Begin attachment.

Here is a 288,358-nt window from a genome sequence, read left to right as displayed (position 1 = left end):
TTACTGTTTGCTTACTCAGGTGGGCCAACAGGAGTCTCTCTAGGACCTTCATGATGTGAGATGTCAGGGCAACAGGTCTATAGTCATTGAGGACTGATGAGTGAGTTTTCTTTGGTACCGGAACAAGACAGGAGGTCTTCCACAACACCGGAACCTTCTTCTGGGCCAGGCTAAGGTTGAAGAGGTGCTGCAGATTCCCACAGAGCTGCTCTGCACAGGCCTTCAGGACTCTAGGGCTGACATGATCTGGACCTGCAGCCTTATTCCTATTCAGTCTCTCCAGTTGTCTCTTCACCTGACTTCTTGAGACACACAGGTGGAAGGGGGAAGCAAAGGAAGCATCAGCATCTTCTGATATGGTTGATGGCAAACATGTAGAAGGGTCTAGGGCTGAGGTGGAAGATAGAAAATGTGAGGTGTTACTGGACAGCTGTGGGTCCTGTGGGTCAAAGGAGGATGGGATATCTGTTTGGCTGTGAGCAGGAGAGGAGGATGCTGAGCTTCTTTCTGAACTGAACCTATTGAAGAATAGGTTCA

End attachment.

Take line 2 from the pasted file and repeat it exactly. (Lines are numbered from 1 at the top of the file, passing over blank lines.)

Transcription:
TTACTGTTTGCTTACTCAGGTGGGCCAACAGGAGTCTCTCTAGGACCTTCATGATGTGAGATGTCAGGGCAACAGGTCTATAGTCATTGAGGACTGATGAGTGAGTTTTCTTTGGTACCGGAACAAGACAGGAGGTCTTCCACAACACCGGAACCTTCTTCTGGGCCAGGCTAAGGTTGAAGAGGTGCTGCAGATTCCCACAGAGCTGCTCTGCACAGGCCTTCAGGACTCTAGGGCTGACATGATCTGGACCTGCAGCCTTATTCCTATTCAGTCTCTCCAGTTGTCTCTTCACCTGACTTCTTGAGACACACAGGTGGAAGGGGGAAGCAAAGGAAGCATCAGCATCTTCTGATATGGTTGATGGCAAACATGTAGAAGGGTCTAGGGCTGAGGTGGAAGATAGAAAATGTGAGGTGTTACTGGACAGCTGTGGGTCCTGTGGGTCAAAGGAGGATGGGATATCTGTTTGGCTGTGAGCAGGAGAGGAGGATGCTGAGCTTCTTTCTGAACTGAACCTATTGAAGAATAGGTTCA